Apr 11, 2012; Milwaukee, WI, USA; New York Knicks guard Iman Shumpert (21) goes for a layup against Milwaukee Bucks forward Ekpe Udoh (13) in the 4th quarter at the Bradley Center. The Knicks beat the Bucks 111-107. Mandatory Credit: Benny Sieu-US PRESSWIRE

Iman Shumpert's Best Case Scenario

The news keeps getting better for the New York Knicks as it surrounds injured guard Iman Shumpert as he continues to progress in his rehab from a torn left ACL.

Apr 28, 2012; Miami, FL, USA; New York Knicks guard Iman Shumpert (21) is carried off the court during the second half of game one in the Eastern Conference quarterfinals against he Miami Heat of the 2012 NBA Playoffs at the American Airlines Arena. Mandatory Credit: Steve Mitchell-US PRESSWIRE

Shumpert keeps progressing and has recently been dunking off of one leg as he builds strength in his calf and thigh. Shumpert told ESPN’s Jared Zwerling that his leg feels “stabilized,” which is good news for Knicks fans. He also told Zwerling that the best case scenario could be a December return, although he didn’t go as far as predict that would be the case.

“It’s nice to be back on my feet and start to gain that strength back. … There’s been a big smile on my face,” Shumpert told ESPN New York. “Every week (rehab intensifies) a little bit more and a little bit more, so I’m just being patient. I’m not trying to come back early. I’m just trying to come back when I can help.”

Shumpert led all NBA rookies with 1.7 steals per game last year and averaged 9.5 points a season ago and has been seen lately walking without a limp.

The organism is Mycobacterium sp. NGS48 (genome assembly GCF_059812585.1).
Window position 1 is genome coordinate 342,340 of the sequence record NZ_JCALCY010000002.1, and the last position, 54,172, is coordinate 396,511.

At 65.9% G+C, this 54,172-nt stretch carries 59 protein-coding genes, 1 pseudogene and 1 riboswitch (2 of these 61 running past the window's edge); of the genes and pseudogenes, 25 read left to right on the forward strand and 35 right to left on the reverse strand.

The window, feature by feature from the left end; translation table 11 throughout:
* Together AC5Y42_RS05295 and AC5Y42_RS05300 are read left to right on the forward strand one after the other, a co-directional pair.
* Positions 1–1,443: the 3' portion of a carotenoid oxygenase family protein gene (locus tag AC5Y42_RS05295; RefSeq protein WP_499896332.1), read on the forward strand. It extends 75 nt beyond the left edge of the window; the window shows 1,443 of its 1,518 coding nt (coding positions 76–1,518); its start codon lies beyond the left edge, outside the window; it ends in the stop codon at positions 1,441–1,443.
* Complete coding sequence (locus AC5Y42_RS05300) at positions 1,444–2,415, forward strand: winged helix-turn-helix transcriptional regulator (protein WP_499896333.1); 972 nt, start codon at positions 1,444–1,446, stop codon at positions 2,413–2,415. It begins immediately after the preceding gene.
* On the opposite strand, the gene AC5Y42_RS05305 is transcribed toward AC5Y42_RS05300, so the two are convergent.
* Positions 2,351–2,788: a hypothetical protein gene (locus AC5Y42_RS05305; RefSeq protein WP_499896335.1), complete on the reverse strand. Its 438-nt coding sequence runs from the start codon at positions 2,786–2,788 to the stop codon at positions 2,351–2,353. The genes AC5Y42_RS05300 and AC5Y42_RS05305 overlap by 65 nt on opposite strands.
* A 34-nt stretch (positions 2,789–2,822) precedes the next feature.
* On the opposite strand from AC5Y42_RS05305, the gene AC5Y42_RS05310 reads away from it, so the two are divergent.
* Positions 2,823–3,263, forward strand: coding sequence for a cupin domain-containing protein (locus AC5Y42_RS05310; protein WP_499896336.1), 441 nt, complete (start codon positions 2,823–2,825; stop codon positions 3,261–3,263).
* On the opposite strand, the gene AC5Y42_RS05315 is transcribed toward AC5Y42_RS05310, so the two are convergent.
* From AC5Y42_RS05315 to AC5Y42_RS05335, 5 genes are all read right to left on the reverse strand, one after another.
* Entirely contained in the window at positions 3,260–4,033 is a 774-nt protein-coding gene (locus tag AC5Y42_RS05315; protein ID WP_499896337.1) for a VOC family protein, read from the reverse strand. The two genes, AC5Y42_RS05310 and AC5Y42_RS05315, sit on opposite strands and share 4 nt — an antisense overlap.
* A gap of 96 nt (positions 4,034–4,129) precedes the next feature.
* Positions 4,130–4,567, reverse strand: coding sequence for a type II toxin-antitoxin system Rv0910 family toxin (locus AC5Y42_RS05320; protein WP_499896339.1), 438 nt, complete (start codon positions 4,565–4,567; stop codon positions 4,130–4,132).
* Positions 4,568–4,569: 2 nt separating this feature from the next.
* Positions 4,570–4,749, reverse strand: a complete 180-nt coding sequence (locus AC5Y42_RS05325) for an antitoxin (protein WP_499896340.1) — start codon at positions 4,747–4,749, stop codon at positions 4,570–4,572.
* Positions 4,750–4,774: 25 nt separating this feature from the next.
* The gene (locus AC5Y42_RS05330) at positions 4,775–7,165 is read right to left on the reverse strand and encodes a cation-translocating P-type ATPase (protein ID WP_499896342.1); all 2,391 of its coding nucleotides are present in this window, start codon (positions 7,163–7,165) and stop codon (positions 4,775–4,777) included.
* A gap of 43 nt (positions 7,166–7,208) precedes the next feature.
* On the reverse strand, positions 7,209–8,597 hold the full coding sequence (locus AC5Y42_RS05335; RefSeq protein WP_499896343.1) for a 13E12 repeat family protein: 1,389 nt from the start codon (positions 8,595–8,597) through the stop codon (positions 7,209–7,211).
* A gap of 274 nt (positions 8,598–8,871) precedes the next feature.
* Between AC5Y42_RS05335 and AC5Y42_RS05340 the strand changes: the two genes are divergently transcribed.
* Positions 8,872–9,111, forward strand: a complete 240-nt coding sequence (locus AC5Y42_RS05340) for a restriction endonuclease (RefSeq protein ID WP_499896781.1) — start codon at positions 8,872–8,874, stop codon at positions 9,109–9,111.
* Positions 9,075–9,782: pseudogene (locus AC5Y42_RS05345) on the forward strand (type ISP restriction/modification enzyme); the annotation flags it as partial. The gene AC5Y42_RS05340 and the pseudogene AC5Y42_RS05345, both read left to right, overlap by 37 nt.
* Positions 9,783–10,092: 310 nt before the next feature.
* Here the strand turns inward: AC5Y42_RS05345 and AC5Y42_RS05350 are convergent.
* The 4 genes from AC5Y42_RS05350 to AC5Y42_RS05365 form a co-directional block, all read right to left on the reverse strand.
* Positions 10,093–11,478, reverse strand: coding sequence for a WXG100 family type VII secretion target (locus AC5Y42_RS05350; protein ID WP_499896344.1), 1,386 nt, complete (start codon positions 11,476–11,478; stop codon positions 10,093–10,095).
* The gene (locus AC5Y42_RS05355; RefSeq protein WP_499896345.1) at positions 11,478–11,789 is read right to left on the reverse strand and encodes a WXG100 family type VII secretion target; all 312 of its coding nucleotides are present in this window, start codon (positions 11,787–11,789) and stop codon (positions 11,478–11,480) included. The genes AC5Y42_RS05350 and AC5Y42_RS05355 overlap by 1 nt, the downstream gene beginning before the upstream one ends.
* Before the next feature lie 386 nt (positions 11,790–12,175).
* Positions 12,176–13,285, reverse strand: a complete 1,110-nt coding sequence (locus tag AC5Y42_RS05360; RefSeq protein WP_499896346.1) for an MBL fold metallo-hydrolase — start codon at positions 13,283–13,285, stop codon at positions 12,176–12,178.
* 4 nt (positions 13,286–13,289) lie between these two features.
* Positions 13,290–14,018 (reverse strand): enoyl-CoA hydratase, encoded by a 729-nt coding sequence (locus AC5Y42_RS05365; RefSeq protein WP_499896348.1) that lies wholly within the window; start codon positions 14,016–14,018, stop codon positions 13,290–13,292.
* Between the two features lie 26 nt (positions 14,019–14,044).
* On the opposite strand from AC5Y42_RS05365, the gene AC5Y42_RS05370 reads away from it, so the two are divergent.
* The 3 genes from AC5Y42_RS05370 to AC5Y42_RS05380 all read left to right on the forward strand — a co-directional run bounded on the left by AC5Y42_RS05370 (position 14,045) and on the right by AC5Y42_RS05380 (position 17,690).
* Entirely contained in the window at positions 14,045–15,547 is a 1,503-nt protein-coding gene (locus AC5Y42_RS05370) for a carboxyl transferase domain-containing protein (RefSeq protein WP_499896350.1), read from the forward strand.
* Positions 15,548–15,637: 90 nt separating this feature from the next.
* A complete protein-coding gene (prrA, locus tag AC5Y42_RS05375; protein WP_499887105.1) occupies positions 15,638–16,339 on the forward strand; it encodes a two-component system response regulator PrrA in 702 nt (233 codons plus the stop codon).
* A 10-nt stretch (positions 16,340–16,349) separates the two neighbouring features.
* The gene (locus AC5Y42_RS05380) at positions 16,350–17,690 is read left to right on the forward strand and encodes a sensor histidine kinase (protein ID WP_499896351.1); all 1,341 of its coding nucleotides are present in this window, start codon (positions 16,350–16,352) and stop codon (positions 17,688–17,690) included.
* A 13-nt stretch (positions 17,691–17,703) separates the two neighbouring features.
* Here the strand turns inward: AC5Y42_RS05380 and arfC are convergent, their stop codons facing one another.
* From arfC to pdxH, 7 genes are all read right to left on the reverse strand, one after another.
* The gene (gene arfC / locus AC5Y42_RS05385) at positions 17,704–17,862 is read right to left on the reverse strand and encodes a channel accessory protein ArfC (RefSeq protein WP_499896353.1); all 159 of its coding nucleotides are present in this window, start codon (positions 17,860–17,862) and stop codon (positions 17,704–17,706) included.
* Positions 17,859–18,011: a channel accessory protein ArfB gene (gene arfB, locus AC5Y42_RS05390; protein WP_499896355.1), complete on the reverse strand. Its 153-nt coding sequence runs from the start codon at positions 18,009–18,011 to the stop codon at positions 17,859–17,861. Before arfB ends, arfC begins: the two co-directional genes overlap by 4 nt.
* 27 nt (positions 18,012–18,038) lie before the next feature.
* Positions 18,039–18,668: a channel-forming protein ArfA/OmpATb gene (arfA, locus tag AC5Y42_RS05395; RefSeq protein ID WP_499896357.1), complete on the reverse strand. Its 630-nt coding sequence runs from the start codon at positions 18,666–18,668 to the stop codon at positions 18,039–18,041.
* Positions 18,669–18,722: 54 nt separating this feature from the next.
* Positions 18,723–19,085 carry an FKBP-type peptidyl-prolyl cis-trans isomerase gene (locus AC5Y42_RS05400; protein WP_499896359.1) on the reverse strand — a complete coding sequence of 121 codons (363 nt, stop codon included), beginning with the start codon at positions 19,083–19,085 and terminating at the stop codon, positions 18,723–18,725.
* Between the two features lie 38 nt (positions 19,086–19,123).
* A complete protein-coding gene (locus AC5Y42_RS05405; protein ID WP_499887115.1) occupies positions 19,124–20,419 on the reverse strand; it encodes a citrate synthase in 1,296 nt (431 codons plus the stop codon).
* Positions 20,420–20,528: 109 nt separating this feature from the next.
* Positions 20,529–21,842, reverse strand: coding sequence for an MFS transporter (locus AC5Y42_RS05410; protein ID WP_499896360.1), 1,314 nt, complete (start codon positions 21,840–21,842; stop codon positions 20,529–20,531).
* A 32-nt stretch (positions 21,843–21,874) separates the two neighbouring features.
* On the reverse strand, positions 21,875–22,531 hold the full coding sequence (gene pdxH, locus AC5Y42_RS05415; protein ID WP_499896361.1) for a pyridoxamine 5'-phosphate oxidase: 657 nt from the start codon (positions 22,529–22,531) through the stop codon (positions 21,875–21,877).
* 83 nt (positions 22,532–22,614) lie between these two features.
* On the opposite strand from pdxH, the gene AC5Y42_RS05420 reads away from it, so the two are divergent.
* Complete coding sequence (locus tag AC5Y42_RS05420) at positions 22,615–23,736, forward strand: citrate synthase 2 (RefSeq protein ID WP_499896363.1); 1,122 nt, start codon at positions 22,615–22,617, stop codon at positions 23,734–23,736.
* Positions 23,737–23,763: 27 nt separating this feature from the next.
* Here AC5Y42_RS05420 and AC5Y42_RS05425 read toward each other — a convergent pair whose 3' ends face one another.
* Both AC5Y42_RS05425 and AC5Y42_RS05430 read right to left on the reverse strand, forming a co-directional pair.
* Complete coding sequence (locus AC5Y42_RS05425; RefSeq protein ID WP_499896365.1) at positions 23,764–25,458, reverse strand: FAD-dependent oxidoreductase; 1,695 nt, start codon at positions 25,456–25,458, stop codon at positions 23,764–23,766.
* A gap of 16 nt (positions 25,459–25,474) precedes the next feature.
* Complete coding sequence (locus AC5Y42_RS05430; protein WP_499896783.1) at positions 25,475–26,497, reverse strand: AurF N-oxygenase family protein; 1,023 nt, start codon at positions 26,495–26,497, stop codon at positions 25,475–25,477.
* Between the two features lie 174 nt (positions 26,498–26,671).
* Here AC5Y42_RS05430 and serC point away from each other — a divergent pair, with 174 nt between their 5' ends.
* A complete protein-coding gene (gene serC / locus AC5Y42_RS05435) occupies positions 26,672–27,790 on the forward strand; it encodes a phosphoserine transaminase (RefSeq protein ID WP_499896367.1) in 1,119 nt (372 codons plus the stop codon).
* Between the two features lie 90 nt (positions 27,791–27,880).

The original timetable from the Knicks stated that Shumpert would be out 6-8 months.  Shumpert said then, he’d return to the court as early as December, which would be eight months from the date of his injury.

But given the serious nature of the injury and the fact that Shumpert would need time to get himself back into NBA shape, there’s no way to predict when he will be ready. That’s why the stated goal for his return has been anywhere between December and February.

“I want to come back when I can add something to the team,” Shumpert said. “I don’t want to come back for the claps and (recognition). I want to come back fully healthy and I want to come back and do more than I did last season.”

Given the fact that the Knicks have depth in the backcourt by adding Ronnie Brewer, Jason Kidd, Pablo Prigioni and Raymond Felton to go along with J.R. Smith, there may not be an immediate need to rush Shump back if the Knicks get off to a good start. But forget about that, it makes very little sense to rush a second-year guard back with the upside Shumpert has.

It’s great news to hear that Shumpert is upbeat about his rehab and that things are going well and while December’s best case scenario sounds like great news right now, the risk outweighs the potential reward here and I wouldn’t expect the Knicks to do anything that jeopardizes Shumpert’s future.

While all news regarding Shump’s return is good news, there’s simply no need to rush him back. This team has enough talent to do well in the short-term without him. All eyes should be on the bigger picture.

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